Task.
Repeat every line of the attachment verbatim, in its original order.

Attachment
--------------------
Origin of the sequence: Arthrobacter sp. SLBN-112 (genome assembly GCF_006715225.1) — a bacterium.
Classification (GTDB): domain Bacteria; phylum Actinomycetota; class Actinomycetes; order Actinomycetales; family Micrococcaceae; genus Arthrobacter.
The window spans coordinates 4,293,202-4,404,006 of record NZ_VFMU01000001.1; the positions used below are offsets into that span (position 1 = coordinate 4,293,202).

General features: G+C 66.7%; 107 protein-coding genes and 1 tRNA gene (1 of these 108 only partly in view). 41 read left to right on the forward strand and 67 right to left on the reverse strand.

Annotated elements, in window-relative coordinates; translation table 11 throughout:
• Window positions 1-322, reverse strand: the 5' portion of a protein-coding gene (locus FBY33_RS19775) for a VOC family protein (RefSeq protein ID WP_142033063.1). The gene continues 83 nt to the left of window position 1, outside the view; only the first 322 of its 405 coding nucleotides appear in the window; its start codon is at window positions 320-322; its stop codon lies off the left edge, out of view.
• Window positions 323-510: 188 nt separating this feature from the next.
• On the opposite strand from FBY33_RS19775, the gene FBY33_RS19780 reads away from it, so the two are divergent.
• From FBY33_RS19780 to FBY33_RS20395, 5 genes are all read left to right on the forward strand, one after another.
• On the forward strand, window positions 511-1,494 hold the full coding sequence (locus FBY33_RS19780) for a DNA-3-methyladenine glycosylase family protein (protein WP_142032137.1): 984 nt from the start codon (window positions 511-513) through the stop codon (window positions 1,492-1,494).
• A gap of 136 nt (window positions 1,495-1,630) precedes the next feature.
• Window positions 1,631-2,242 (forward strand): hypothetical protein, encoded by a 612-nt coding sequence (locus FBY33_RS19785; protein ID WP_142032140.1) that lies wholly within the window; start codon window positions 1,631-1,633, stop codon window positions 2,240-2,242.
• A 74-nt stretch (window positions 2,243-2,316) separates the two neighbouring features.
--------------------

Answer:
Origin of the sequence: Arthrobacter sp. SLBN-112 (genome assembly GCF_006715225.1) — a bacterium.
Classification (GTDB): domain Bacteria; phylum Actinomycetota; class Actinomycetes; order Actinomycetales; family Micrococcaceae; genus Arthrobacter.
The window spans coordinates 4,293,202-4,404,006 of record NZ_VFMU01000001.1; the positions used below are offsets into that span (position 1 = coordinate 4,293,202).

General features: G+C 66.7%; 107 protein-coding genes and 1 tRNA gene (1 of these 108 only partly in view). 41 read left to right on the forward strand and 67 right to left on the reverse strand.

Annotated elements, in window-relative coordinates; translation table 11 throughout:
• Window positions 1-322, reverse strand: the 5' portion of a protein-coding gene (locus FBY33_RS19775) for a VOC family protein (RefSeq protein ID WP_142033063.1). The gene continues 83 nt to the left of window position 1, outside the view; only the first 322 of its 405 coding nucleotides appear in the window; its start codon is at window positions 320-322; its stop codon lies off the left edge, out of view.
• Window positions 323-510: 188 nt separating this feature from the next.
• On the opposite strand from FBY33_RS19775, the gene FBY33_RS19780 reads away from it, so the two are divergent.
• From FBY33_RS19780 to FBY33_RS20395, 5 genes are all read left to right on the forward strand, one after another.
• On the forward strand, window positions 511-1,494 hold the full coding sequence (locus FBY33_RS19780) for a DNA-3-methyladenine glycosylase family protein (protein WP_142032137.1): 984 nt from the start codon (window positions 511-513) through the stop codon (window positions 1,492-1,494).
• A gap of 136 nt (window positions 1,495-1,630) precedes the next feature.
• Window positions 1,631-2,242 (forward strand): hypothetical protein, encoded by a 612-nt coding sequence (locus FBY33_RS19785; protein ID WP_142032140.1) that lies wholly within the window; start codon window positions 1,631-1,633, stop codon window positions 2,240-2,242.
• A 74-nt stretch (window positions 2,243-2,316) separates the two neighbouring features.